"the more interesting question is: why does everybody want to convert people to their own religion? Atheists want to just as much as anybody else. We're all little missionaries in our hearts. I don't have an answer except that something that is so widespread (definitely including atheists) must have a genetic basis."

One word: numbers. Organized religion has always sought converts, even Judaism, at times. Religion's primary function is groupness, and the more people you have in your group, the stronger it is.

Proselytizing atheists are no exception. By aggressively spreading atheism (in what is in many instances a futile endeavor) "New Atheism" has taken on many of the characteristics of a religion. They have, ironically, in ways become what they are most vehemently against:

http://jayman.blog.com/2012/04/30/hbd-and-atheism/

I am much more passive/reactionary in my atheism, which is the correct approach.

I'm not Jewish, but a Lubavitcher once asked me the question, so maybe I look that way. What I want to know is, where can I get one of those retro Zoot Suit hats?

"They made it clear if he took up with them he could get a nice Lubavitch wife of his own from their community."

Not originally from their community. He would get a "converted" wife.

"They made it clear if he took up with them he could get a nice Lubavitch wife of his own from their community. But if they do this regularly, how do they provide women for the existing members? Or is it a bait and switch?"

Non-Orthodox Jews who take up Lubavitcher Hasidism or another form of Orthodoxy are known as "baalei teshuva," Among the ultra-Orthodox, they may face heavy communal suspicion. For the most part, it is preferred that they marry other "baalei teshuva." It would be rare indeed that any of the "good families" would be pleased to have their children marry them. Even the children of "baalei teshuva" face low social status.

I say HS is better off alone than ultra-Orthodox.

I've never heard of "wrapping tefillin" and I did not know that Lubavitch Hasidim engage in such silly rituals with strangers. Next time I do to New York, I am going to approach these people and tell them I am Jewish. I want to see the ritual.

Here is a YouTube video on wrapping tefillin:
http://www.youtube.com/watch?v=IehuRTL38gY

"where can I get one of those retro Zoot Suit hats?"

The Lubavitchers wear black fedora hats. Hats like that can be found on the internet, since brick-and-mortar haberdashers seem to have departed the earth unless you live in a haredi neighborhood. Other hasidic groups wear big round fur hats, known as "shtreimels."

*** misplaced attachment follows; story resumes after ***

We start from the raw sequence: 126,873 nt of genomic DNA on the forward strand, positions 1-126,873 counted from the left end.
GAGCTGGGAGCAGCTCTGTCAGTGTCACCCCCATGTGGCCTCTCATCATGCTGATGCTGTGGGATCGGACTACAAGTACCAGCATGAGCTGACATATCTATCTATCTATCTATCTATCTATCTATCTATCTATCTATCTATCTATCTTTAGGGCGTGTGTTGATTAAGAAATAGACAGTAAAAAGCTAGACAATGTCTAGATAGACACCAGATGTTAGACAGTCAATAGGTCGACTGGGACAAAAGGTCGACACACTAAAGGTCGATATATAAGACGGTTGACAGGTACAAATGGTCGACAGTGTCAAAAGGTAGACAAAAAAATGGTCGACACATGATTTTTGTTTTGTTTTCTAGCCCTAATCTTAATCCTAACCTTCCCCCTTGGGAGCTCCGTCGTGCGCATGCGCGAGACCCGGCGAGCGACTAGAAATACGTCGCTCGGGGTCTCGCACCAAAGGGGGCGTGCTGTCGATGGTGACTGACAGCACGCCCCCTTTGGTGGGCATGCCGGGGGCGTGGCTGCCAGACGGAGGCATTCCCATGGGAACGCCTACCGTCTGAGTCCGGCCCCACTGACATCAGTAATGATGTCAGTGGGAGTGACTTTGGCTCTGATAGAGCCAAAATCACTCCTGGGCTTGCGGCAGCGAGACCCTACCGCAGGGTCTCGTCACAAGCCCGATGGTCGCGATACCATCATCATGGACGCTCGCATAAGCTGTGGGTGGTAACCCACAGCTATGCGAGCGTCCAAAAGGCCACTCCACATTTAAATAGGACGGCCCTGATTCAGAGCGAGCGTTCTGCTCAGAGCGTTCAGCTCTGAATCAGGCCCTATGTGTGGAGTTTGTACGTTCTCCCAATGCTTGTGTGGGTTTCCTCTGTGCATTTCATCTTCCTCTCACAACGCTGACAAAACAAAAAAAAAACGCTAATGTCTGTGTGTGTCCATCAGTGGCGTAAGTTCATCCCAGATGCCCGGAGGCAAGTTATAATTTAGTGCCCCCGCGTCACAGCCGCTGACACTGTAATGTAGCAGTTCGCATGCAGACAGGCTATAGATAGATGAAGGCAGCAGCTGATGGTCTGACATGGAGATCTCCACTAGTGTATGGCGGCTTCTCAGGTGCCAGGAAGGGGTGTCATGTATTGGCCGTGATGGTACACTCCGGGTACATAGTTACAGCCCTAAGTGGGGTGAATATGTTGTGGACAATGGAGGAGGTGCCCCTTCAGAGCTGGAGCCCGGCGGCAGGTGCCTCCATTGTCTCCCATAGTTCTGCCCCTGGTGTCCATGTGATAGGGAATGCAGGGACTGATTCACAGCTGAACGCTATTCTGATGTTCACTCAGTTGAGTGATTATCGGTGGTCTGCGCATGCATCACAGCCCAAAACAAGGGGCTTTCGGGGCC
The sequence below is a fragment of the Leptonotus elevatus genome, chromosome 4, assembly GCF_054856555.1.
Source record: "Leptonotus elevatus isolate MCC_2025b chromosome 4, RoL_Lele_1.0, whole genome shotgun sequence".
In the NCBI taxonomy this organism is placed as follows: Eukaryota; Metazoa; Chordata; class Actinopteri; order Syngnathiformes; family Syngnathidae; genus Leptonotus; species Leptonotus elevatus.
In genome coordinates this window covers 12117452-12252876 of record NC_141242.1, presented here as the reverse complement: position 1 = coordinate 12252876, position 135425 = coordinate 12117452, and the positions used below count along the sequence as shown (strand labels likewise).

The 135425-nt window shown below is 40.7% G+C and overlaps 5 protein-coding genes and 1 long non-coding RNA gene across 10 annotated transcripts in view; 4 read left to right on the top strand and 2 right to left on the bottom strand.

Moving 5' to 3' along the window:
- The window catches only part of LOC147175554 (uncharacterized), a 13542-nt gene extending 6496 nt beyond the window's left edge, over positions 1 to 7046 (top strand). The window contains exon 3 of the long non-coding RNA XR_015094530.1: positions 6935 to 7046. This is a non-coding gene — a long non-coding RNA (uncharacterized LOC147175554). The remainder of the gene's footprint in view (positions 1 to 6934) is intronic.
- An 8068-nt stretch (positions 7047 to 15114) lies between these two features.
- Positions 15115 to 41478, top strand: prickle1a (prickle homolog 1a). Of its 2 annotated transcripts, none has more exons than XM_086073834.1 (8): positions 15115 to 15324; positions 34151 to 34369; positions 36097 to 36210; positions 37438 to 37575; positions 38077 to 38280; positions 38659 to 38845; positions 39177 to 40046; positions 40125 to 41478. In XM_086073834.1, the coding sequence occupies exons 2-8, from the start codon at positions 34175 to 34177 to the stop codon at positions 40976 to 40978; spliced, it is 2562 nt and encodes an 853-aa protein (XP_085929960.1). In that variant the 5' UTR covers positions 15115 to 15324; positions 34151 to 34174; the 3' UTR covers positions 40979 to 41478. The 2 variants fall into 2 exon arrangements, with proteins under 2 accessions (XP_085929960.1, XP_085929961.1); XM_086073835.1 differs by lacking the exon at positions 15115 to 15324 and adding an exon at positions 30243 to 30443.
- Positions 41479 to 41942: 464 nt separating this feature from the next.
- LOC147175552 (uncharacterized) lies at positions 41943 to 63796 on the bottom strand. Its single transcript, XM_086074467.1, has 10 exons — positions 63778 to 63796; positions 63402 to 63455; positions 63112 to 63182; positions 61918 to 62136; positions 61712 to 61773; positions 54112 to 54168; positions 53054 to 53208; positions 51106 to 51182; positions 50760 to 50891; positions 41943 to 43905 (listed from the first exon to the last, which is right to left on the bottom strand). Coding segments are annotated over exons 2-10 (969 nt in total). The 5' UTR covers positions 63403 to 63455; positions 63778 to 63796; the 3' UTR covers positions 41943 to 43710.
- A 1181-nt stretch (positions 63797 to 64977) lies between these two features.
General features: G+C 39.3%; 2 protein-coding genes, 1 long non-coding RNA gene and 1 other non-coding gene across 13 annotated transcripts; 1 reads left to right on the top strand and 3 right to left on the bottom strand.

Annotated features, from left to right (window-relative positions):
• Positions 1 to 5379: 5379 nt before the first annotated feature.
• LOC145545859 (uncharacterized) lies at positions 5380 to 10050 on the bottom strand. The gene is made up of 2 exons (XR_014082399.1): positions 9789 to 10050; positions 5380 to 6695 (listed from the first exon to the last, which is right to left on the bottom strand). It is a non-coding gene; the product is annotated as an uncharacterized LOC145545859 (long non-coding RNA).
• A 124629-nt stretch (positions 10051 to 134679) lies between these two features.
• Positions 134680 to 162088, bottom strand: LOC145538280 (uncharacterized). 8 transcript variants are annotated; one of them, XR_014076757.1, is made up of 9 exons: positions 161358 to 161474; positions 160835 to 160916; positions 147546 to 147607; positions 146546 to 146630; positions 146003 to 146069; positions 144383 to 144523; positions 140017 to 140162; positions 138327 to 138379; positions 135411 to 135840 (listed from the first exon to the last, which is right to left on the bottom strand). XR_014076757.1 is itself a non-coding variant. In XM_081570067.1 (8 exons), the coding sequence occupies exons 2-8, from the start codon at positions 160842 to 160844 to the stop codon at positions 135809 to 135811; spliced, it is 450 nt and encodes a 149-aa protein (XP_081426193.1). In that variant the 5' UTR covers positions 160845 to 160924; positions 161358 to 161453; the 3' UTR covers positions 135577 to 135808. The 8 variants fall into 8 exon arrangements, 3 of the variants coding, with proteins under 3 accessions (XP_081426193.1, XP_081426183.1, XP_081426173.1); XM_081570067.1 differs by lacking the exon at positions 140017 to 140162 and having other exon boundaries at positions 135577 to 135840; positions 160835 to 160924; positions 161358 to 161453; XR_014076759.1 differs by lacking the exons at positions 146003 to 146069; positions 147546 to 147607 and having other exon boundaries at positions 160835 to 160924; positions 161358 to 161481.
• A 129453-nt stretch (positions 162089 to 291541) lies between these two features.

[HS: I'm sure there's a place in Crown Heights that sells those hats.]

"He is successful, educated but alone and aging. Dont Jewish grandmothers live for this? I am sure they have access to an inventory of youngish girls for him."

I don't know about that. My girlfriend used to work at a company with a significant number of orthodox Jews. All the orthodox men she knew there were married when they were in their early 20s. I don't know how quick the orthodox would be to marry off a 20-something to someone twice her age. Maybe they would be willing to match him up with someone closer in age, but there probably aren't too many older single women in those communities, since they marry young and divorce is rare.

What's with the sour grapes, nebbish?

IHTG,

Several reasons. I don't care for proselytism of any variety, but I particularly dislike the way that the Lubavitchers go after vulnerable people such as homesick college kids. In that way, they operate like a cult, which I feel accurately describes at a minimum those who believe the late rebbe to be the messiah. The Lubavitchers (and all who seek to return the secular to Orthodoxy) aren't entirely upfront about what they are offering, and people who take the bait can be separated from their families and put under enormous pressure to conform, again a cult-like practice. Ultimately, I don't have much esteem for ultra-Orthodox Judaism of any variety. Non-UO's who do express such feelings are typically all about the numbers they bring. There's very little thought about the downsides of UO life, what is given up, etc. I just don't see their ascension to dominance as a positive development in Judaism.